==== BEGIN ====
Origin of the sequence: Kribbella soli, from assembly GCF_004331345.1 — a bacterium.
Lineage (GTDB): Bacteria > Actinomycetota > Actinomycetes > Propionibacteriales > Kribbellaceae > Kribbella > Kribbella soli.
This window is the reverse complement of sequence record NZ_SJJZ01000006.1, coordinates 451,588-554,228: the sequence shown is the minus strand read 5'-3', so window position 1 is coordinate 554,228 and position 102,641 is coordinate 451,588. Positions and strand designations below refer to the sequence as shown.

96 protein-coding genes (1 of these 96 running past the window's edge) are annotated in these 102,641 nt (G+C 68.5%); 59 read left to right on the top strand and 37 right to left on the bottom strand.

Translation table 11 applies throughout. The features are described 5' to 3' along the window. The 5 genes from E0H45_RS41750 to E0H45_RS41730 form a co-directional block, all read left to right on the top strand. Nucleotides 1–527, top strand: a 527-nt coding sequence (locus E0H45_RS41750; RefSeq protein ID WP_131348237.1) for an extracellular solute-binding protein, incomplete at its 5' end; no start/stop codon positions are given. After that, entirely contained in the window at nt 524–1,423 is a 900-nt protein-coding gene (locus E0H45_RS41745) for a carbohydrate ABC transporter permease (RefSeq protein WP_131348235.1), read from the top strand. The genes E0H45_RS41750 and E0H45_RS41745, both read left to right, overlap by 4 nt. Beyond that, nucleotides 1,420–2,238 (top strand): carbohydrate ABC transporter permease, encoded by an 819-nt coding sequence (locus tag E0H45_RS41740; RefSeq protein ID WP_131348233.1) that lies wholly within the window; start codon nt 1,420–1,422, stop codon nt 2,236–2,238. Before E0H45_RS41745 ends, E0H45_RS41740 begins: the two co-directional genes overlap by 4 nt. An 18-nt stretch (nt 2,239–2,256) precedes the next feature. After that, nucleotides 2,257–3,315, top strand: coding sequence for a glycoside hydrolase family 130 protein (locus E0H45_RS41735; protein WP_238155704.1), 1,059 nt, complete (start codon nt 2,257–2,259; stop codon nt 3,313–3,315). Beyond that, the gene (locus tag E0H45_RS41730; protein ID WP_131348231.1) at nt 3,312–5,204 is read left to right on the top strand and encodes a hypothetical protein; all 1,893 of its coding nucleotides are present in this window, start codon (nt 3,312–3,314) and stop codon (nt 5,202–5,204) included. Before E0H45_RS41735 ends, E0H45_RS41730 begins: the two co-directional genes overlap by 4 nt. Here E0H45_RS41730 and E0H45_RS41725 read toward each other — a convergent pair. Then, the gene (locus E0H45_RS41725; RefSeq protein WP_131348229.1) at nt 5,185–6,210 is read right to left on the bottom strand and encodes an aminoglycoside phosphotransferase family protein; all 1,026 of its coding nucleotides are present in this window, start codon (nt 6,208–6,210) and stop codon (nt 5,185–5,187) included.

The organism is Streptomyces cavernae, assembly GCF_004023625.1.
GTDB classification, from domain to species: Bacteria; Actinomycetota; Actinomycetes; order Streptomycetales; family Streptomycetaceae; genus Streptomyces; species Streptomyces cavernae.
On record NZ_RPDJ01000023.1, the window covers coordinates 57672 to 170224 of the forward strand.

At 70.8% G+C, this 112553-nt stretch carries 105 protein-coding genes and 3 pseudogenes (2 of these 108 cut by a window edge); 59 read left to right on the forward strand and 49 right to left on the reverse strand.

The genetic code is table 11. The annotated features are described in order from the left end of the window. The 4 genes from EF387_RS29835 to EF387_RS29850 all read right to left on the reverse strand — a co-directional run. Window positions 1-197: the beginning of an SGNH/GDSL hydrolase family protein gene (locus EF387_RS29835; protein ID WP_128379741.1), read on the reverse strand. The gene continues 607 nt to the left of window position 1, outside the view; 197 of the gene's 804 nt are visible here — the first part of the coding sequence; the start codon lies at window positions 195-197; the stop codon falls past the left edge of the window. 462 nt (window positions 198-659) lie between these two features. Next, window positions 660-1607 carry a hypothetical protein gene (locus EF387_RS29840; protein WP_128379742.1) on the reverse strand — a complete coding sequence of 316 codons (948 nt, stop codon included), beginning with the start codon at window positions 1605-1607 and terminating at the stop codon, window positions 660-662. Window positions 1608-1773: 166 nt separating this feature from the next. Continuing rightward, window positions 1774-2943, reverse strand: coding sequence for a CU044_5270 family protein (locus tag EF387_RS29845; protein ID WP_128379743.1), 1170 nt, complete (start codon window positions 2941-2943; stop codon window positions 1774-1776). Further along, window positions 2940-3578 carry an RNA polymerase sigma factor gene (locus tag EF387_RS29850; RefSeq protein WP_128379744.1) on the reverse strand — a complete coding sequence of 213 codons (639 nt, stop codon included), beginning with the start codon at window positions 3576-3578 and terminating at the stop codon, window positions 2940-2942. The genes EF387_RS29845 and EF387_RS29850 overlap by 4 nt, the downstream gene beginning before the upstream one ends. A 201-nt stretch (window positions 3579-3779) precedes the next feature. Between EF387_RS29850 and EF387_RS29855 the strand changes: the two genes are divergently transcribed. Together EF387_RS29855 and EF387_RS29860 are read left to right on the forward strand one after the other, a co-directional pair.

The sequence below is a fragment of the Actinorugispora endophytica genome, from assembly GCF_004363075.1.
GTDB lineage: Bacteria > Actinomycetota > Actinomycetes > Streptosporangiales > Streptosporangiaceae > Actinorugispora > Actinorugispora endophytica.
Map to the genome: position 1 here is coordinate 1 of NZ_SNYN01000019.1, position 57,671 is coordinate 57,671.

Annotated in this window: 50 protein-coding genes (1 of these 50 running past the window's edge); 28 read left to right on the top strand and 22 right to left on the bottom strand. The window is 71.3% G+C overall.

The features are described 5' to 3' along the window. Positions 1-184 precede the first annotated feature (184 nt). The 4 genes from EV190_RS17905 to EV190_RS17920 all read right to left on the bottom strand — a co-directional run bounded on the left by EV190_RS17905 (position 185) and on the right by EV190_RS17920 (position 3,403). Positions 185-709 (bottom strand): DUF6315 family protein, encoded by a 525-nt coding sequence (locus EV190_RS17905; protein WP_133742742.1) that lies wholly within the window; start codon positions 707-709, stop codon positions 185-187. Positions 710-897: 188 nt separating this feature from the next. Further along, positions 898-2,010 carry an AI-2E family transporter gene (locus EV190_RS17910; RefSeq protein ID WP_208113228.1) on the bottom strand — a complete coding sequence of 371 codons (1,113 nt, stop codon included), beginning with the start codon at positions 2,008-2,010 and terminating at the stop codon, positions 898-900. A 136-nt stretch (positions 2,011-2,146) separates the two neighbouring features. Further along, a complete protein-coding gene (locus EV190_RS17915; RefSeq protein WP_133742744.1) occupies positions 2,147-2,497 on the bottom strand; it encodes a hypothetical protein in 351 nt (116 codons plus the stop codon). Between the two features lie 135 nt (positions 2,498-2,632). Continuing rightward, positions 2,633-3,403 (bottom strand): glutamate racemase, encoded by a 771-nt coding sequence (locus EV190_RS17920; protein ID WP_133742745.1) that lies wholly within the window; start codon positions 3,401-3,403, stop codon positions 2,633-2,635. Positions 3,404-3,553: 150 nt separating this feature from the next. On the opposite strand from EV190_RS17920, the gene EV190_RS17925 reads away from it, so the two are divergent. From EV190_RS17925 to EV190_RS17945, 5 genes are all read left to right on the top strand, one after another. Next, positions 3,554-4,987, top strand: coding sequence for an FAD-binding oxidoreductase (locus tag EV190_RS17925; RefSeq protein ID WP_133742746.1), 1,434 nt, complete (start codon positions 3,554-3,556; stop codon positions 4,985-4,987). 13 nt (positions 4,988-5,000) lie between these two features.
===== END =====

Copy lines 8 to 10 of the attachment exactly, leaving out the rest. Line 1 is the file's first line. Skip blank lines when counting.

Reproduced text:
On record NZ_RPDJ01000023.1, the window covers coordinates 57672 to 170224 of the forward strand.

At 70.8% G+C, this 112553-nt stretch carries 105 protein-coding genes and 3 pseudogenes (2 of these 108 cut by a window edge); 59 read left to right on the forward strand and 49 right to left on the reverse strand.

The genetic code is table 11. The annotated features are described in order from the left end of the window. The 4 genes from EF387_RS29835 to EF387_RS29850 all read right to left on the reverse strand — a co-directional run. Window positions 1-197: the beginning of an SGNH/GDSL hydrolase family protein gene (locus EF387_RS29835; protein ID WP_128379741.1), read on the reverse strand. The gene continues 607 nt to the left of window position 1, outside the view; 197 of the gene's 804 nt are visible here — the first part of the coding sequence; the start codon lies at window positions 195-197; the stop codon falls past the left edge of the window. 462 nt (window positions 198-659) lie between these two features. Next, window positions 660-1607 carry a hypothetical protein gene (locus EF387_RS29840; protein WP_128379742.1) on the reverse strand — a complete coding sequence of 316 codons (948 nt, stop codon included), beginning with the start codon at window positions 1605-1607 and terminating at the stop codon, window positions 660-662. Window positions 1608-1773: 166 nt separating this feature from the next. Continuing rightward, window positions 1774-2943, reverse strand: coding sequence for a CU044_5270 family protein (locus tag EF387_RS29845; protein ID WP_128379743.1), 1170 nt, complete (start codon window positions 2941-2943; stop codon window positions 1774-1776). Further along, window positions 2940-3578 carry an RNA polymerase sigma factor gene (locus tag EF387_RS29850; RefSeq protein WP_128379744.1) on the reverse strand — a complete coding sequence of 213 codons (639 nt, stop codon included), beginning with the start codon at window positions 3576-3578 and terminating at the stop codon, window positions 2940-2942. The genes EF387_RS29845 and EF387_RS29850 overlap by 4 nt, the downstream gene beginning before the upstream one ends. A 201-nt stretch (window positions 3579-3779) precedes the next feature. Between EF387_RS29850 and EF387_RS29855 the strand changes: the two genes are divergently transcribed. Together EF387_RS29855 and EF387_RS29860 are read left to right on the forward strand one after the other, a co-directional pair.